Why should Americans care about the European Parliament election?

The European Parliament building in Strasbourg, April 29, 2024. The European elections will take place in early June.
The European Parliament building in Strasbourg, April 29, 2024. The European elections will take place in early June. IMAGO/Ardan Fuessmann via Reuters Connect.

In this super-election year 2024, one key election to watch is the European Parliament election. From June 6-9, around 360 million eligible voters across the 27 European Union (EU) member states will elect representatives to the European Parliament. The past five years have been a turbulent time for Europeans, from the global pandemic and subsequent economic slowdowns to an energy crisis and a reckoning on defense and security precipitated by the first major land war in Europe since World War II. The latest polling suggests that the outcome of the June election will produce strong results for far-right parties, with major policy implications for the EU and its partners around the globe, including the United States.

How do European Parliament elections work?

The European Parliament, together with the Council of the EU (which represents the governments of the EU’s member states), constitutes the EU’s legislative body. It has the authority to review, revise, and vote on legislation, endowing it with significant influence on the European policy agenda. Among the various EU institutions, the parliament is the union’s core democratic pillar as the only institution directly chosen by EU citizens. Strong voter turnout in the election is therefore key to the popular legitimacy and democratic nature of the European policy process. Following each legislative cycle, the parliament also has the role of confirming—or rejecting—a new EU Commission and commission president, the bloc’s executive, as proposed by the European Council (the EU’s top policy-setting institution, which brings together the heads of government of the member states, the president of the Council of the EU, and the president of the commission).

Since 1979, European parliamentary elections have taken place every five years. Voters elect national party candidates in their respective countries, who become part of a European parliamentary group as Members of the European Parliament (MEPs) at the supra-national level. The European groupings mirror the national-level party structures:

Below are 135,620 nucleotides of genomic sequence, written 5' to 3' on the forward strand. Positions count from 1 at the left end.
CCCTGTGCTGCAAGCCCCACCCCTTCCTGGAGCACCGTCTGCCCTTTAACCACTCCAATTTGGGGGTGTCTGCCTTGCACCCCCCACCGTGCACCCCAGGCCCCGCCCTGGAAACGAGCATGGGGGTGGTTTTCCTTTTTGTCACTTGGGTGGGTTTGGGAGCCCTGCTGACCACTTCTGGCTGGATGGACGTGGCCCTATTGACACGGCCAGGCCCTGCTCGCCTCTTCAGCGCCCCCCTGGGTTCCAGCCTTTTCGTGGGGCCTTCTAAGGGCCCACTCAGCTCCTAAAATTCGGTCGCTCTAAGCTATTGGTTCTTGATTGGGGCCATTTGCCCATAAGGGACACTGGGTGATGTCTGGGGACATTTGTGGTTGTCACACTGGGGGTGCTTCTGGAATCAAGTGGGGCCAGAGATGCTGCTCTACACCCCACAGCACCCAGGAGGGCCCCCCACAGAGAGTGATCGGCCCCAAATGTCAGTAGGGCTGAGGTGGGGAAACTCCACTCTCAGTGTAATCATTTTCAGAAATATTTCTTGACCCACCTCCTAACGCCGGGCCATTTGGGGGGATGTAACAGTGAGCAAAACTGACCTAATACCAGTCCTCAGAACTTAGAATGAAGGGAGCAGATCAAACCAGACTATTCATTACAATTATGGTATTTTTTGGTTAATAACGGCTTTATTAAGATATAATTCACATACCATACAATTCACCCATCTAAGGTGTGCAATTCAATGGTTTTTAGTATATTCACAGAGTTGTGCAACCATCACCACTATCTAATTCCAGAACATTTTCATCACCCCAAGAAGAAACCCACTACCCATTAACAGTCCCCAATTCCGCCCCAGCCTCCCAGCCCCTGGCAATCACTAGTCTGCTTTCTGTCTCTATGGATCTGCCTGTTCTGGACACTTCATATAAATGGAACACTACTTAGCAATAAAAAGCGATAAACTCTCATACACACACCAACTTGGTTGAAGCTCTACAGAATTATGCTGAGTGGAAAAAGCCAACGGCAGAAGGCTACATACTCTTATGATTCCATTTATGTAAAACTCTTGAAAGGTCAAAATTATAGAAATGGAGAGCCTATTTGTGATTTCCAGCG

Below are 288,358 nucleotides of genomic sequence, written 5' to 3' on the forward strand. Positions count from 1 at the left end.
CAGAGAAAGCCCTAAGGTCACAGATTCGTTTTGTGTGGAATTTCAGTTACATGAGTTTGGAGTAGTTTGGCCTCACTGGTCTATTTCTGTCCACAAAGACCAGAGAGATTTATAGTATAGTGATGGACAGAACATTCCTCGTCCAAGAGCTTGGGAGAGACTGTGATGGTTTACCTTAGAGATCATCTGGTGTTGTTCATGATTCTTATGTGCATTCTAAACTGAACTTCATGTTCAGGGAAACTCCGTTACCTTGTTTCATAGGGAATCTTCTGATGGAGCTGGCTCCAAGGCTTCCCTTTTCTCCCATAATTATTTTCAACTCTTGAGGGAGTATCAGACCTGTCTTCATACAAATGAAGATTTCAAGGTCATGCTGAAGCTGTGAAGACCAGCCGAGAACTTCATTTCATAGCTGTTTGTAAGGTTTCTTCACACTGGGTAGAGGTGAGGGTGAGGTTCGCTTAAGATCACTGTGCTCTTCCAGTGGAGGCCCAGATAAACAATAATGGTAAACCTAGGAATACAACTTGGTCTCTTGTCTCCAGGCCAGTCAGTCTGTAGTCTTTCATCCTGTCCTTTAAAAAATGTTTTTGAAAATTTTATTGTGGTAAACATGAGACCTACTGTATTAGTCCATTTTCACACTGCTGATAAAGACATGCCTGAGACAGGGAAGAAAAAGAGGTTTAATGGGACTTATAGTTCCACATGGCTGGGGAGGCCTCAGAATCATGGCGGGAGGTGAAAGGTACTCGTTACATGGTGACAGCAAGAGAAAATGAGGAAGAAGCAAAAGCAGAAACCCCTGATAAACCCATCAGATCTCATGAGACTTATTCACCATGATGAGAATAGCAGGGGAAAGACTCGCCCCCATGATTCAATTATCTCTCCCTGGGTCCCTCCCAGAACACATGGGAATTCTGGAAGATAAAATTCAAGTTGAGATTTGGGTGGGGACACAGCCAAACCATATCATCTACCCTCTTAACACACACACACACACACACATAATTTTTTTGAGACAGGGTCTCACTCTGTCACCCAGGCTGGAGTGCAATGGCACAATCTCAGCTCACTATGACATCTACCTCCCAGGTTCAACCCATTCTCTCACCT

• The European People’s Party (EPP) on the center-right.
  • The Progressive Alliance of Socialists and Democrats (S&D) on the center-left.
  • The Liberals (Renew Europe) between the center and the center left.
  • The Greens/European Free Alliance (Greens/EFA) toward the left of the political spectrum.
  • The European Left on the far left.
  • The European Conservatives and Reformers (ECR) on the conservative end.
  • The Identity and Democracy (ID) Group on the far right.
  • Non-aligned parties.


The number of MEPs for each member state is allocated based on population size, though there is a non-proportional factor favoring smaller member states, which means the population-to-seat ratio is much higher for larger states than smaller ones. (One German seat, for instance, represents almost 880,000 Germans whereas one Estonian seat represents only about 195,000 Estonians.) National parties receive seats in the European Parliament through a system of proportional representation, whose MEPs in turn become part of the European party groupings.

Through the Spitzenkandidat (German for “top candidate”) system, first used in 2014, European party groups also nominate a candidate for the commission presidency to personify their platforms and make the selection process for the EU’s chief executive more transparent. Nonetheless, there is no legal requirement for one of the Spitzenkandidaten to become the new commission president, which means the post could ultimately be filled by a different candidate. Like the U.S. presidential election, the Spitzenkandidaten also participate in public debates—the “Eurovision Debates”—to advocate for their parties’ policies and compete for voter support.

What issues are voters concerned about?

Even though European Parliament elections help determine the EU’s future policy direction, voters are fundamentally driven by issues that affect their daily lives, which inevitably include national-level concerns. Each member state’s election result should thus be viewed as a referendum on both the EU itself and its national government. In a recent Europe-wide survey ahead of the June election, Europeans overall indicated as their top priorities poverty and social exclusion, public health, economic support and job creation, as well as security and defense. Other top issues of concern were climate action, the EU’s future, and migration and asylum policy. All these issues have both a European and a national dimension, which have become increasingly intertwined.

In the past, European voters have used their votes to signal their discontent with local and national policies, due to perceptions that there is a disconnect between the European Parliament and bureaucratic EU processes, and that the parliament lacks relevance relative to other EU institutions. The previous EU election in 2019, however, exhibited the highest voter turnout since 1994 at nearly 51%, with climate change particularly mobilizing younger voters to participate. The 2024 Eurobarometer survey similarly shows that 60% of Europeans are “very” or “somewhat interested” in the election, with 71% indicating that they would be “likely” to vote if the election took place next week. Voters also demonstrated an appreciation for the EU’s role in their daily lives and on the world stage, as well as support for more EU engagement on matters of defense and security, energy resources and infrastructure, and food security and agriculture.

The European Parliament’s current and future composition

Since the last election in 2019, the European Parliament has been governed by a coalition of the center-right EPP, the center-left S&D, and the Liberals of Renew Europe with a combined majority of almost 60%. As the largest parliamentary grouping, the EPP had the prerogative of nominating their Spitzenkandidat, Manfred Weber, for the commission presidency, but he failed to reach a majority for his confirmation. The EPP thus proposed Ursula von der Leyen, who was able to gather greater support and become the EU’s new chief executive.